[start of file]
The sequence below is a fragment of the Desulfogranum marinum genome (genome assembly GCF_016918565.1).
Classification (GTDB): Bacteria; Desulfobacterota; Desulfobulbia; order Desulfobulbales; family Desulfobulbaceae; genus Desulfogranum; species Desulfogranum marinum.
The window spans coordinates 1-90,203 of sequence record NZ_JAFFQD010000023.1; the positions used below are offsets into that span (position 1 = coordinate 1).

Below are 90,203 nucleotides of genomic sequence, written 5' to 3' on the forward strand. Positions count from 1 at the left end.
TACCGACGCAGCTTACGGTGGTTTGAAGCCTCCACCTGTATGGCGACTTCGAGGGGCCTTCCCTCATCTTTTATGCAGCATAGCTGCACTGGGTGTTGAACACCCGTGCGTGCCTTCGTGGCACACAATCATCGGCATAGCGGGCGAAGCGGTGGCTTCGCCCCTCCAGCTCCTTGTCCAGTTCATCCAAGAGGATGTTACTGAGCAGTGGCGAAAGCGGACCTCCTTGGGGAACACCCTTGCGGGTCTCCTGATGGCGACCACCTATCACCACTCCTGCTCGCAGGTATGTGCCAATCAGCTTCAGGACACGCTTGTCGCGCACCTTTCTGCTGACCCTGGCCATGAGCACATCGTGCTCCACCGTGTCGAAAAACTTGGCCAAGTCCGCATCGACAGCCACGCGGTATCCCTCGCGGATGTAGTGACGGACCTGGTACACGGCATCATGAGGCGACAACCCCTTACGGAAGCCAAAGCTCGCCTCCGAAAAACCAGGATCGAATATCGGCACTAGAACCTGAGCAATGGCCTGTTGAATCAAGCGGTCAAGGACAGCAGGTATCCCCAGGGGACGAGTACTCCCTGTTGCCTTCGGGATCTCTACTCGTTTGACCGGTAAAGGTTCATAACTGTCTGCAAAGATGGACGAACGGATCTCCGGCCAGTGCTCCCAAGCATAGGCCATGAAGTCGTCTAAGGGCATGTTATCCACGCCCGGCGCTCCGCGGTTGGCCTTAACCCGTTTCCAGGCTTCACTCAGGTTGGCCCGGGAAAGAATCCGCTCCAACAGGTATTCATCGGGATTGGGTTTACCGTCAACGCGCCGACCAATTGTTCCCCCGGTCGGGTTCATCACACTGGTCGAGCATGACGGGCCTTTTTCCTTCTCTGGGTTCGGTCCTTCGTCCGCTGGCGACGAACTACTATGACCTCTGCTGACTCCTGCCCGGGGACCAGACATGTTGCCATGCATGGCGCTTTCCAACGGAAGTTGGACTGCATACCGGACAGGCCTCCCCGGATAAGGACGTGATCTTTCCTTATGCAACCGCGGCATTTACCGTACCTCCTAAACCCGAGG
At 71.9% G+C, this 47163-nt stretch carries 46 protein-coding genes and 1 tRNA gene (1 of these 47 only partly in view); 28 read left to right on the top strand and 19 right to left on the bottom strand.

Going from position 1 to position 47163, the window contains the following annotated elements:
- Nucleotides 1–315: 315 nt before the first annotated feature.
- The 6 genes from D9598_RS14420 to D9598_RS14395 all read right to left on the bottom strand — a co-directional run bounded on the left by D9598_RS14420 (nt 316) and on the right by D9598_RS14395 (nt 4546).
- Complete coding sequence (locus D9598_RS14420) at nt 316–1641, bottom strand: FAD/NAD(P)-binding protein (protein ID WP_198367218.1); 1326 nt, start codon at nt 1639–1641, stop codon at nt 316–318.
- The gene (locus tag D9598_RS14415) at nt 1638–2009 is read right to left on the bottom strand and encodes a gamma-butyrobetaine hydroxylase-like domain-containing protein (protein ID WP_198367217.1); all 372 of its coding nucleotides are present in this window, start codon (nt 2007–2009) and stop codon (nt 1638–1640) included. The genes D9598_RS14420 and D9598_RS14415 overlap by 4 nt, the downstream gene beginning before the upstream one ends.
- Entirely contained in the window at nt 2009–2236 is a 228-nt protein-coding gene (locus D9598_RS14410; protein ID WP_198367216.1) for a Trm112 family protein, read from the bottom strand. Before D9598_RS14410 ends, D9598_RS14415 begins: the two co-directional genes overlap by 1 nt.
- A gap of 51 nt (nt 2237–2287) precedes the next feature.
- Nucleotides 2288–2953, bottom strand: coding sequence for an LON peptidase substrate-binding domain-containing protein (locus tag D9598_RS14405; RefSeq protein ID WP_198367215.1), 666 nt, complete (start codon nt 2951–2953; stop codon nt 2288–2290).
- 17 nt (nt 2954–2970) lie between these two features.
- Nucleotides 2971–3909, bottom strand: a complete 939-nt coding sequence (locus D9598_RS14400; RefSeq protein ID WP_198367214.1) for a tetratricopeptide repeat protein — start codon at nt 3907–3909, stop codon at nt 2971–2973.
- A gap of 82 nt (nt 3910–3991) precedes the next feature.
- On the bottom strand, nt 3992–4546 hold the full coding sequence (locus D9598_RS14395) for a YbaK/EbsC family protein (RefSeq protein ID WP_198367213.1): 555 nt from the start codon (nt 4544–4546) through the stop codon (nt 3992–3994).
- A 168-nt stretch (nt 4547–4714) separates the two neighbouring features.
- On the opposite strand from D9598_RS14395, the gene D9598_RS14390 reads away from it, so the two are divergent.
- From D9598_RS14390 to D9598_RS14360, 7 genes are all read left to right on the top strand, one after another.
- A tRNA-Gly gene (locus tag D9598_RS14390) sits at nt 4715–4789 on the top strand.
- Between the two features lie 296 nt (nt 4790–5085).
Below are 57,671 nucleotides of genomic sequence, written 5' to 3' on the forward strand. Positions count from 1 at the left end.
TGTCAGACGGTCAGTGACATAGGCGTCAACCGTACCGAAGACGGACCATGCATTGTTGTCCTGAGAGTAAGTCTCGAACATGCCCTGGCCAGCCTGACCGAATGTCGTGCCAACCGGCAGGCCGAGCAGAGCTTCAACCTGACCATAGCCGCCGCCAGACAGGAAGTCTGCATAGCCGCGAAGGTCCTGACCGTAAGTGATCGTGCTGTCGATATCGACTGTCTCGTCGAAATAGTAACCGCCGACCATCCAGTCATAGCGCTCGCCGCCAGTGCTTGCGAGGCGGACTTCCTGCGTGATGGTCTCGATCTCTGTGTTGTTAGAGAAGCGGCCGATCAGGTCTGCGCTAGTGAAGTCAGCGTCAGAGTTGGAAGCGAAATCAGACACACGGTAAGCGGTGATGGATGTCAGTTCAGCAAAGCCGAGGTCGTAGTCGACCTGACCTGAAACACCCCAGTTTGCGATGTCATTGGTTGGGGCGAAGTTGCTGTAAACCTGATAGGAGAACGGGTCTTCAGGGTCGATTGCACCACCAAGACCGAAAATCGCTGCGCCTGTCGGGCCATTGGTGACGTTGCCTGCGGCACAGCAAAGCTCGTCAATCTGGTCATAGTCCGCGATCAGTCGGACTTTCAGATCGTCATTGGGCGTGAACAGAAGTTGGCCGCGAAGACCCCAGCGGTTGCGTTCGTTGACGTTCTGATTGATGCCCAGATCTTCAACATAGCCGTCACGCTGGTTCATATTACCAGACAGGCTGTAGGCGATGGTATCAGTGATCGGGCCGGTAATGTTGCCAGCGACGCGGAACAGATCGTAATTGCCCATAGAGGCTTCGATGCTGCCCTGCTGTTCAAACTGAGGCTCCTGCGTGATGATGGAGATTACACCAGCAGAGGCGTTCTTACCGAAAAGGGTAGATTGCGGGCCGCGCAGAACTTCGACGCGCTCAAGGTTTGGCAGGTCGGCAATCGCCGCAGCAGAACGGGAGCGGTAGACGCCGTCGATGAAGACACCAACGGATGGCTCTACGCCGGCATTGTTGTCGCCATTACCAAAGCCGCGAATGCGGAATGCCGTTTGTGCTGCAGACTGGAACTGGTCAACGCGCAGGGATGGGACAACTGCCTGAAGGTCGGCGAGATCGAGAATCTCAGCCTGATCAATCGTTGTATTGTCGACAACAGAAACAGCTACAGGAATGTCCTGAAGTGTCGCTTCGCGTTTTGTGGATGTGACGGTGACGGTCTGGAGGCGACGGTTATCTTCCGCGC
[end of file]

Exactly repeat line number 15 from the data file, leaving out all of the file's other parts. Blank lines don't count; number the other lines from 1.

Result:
- 17 nt (nt 2954–2970) lie between these two features.